You will have to understand that where there is loud music, there is probably a crowd. Where there is a light show going on, a crowd. If you see a big screen way over your head … that’s right, a crowd. And if you’re standing in line to watch Half-Life 2, you may be in a crowd (sorry, I had a good Jeff Foxworthy-thing going there, I didn’t want to just end it).
Sometimes large crowds are easy to just walk into without being aware of it. Located snuggly in the Sony booth, Metal Gear Solid 3 wowed audiences with a ten-minute long trailer. But you probably wouldn’t know this just by looking around. Instead of having it on a huge monitor in the sky, or in a theater room of some kind, Solid Snake’s exploits were shown at eye level, which made navigating around people hard, and through them almost impossible.
By now, though, you should have figured out where all the crowded areas are, so you won’t get caught up in traffic. What you should be worried about right now is a brand new type of E3 visitor. People that aren’t affiliated with a “crowd,” but are just as hard to steer around.
People like the folks that just stand there in the middle of the hallway talking about what they liked at the show. Or the booth workers who are starting to play the games themselves. Or even the booth babes, which don’t look as good now that you’re in a mad dash to try out that Teenage Mutant Ninja Turtles game.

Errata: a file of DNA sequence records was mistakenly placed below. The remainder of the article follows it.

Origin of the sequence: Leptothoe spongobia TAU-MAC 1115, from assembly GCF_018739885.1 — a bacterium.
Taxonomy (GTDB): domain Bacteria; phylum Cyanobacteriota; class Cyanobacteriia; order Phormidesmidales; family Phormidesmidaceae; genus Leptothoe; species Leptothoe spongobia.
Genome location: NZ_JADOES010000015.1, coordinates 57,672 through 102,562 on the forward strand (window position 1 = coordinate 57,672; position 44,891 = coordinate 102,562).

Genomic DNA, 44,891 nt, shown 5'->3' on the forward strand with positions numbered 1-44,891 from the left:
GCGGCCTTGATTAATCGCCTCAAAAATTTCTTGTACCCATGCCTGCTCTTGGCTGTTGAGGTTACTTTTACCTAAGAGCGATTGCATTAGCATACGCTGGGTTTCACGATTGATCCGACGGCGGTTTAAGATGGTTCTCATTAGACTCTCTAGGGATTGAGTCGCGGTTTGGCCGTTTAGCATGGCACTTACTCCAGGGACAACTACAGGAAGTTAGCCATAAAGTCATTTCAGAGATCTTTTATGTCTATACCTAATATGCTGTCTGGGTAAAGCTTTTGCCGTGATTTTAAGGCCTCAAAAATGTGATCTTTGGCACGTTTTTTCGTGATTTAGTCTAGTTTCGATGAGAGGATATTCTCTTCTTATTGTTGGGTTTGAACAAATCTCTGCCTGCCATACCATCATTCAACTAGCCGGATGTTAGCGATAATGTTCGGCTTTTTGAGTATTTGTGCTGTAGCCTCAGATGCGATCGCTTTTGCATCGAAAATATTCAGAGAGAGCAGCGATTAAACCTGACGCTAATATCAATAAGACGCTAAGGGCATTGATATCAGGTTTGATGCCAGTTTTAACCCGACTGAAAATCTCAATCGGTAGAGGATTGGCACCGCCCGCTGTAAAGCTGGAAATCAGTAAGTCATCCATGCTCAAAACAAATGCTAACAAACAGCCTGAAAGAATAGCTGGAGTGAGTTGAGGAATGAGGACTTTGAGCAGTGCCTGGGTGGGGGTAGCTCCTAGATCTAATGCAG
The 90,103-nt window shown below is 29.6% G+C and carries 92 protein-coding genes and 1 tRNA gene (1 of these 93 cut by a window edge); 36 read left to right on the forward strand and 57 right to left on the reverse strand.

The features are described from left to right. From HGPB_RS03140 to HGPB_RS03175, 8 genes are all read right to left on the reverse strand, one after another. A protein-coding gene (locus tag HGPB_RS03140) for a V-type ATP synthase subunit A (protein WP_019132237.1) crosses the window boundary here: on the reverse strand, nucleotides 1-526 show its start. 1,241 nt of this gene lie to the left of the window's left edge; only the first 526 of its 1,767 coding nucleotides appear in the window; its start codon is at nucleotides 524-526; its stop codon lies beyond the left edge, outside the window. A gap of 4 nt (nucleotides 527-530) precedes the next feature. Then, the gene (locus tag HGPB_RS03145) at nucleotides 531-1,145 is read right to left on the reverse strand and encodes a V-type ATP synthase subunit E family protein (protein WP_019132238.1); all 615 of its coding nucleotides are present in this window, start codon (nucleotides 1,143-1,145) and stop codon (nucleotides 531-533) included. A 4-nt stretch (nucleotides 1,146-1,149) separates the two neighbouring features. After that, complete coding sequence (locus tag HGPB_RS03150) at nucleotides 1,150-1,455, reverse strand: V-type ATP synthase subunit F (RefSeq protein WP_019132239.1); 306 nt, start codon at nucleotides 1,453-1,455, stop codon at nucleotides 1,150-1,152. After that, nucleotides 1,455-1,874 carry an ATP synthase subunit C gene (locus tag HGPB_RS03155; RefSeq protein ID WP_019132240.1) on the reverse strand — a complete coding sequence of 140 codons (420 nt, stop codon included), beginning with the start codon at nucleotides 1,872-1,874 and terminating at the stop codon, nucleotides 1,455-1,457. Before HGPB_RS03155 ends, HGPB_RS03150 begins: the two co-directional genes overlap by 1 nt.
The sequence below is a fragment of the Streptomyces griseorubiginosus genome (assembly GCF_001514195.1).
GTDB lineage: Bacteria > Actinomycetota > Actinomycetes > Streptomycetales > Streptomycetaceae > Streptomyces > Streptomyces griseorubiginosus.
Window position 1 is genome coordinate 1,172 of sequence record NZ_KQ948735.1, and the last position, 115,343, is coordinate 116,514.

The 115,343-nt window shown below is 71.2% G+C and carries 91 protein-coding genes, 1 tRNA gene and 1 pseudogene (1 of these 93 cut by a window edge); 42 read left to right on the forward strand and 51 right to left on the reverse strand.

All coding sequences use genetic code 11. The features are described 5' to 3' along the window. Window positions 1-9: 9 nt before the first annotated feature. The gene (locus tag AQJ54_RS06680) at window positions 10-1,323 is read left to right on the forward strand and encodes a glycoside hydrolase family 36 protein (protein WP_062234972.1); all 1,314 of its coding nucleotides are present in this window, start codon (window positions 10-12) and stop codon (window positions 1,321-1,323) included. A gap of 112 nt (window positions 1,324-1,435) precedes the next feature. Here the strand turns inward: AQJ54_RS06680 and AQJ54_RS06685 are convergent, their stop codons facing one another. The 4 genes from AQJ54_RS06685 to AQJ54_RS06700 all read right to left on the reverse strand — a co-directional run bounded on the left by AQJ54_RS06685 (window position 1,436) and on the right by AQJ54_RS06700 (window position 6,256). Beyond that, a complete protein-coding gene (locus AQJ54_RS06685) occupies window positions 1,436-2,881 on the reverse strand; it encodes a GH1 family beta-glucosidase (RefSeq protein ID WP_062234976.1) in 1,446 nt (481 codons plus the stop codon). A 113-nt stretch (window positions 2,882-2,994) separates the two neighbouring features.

The worst offenders, though, are the kids. Those cute, cuddly, innocent little kids. In just about every location of E3 there are signs clearly stating that there is to be no one under the age of 18 permitted anytime, anyhow. Even on the badges, website, literature, and phone hotline … everywhere it says NO ONE UNDER 18. But still there are always a few. Always getting between you and that game you have really been dying to play.
Where do these kids come from? Why are they the chosen few who get past the guards?? And where are their parents?? E3 is no place for children, especially the ones that get in your way when you’re trying to experience Vectorman for the first time in three days!! I hate to editorialize about E3, especially on the final day of E3, but it seems like real relaxed security if children can run amok through the halls. Where’s the humanity?
If you fear that most of the media has left, and you will never get on camera, it is your job to make it happen! I don’t care if you have to sway back and forth behind the guy being interviewed, or just be really enthusiastic about something they haven’t covered yet (read: Crash Nitro Racing or the Simpson’s Road Rage), if you want to be on TV, you are going to have to make it happen.
It is recommended you wear something extremely bright and noticeable. And then try to hit the prestigious media organizations, like CNN, or ABC News, or Tech TV. And if that fails, you can try to buddy up against the folks at G4. If you can’t get on G4, then I fear it’s a lost cause.
Of course, none of your friends will see it if you are only on G4. So maybe you should look for some TV crews that aren’t really from a news outlet. For example, you could try to hide behind the family Jimmy Kimmel sent to report from E3 for his ABC show “Jimmy Kimmel Live”.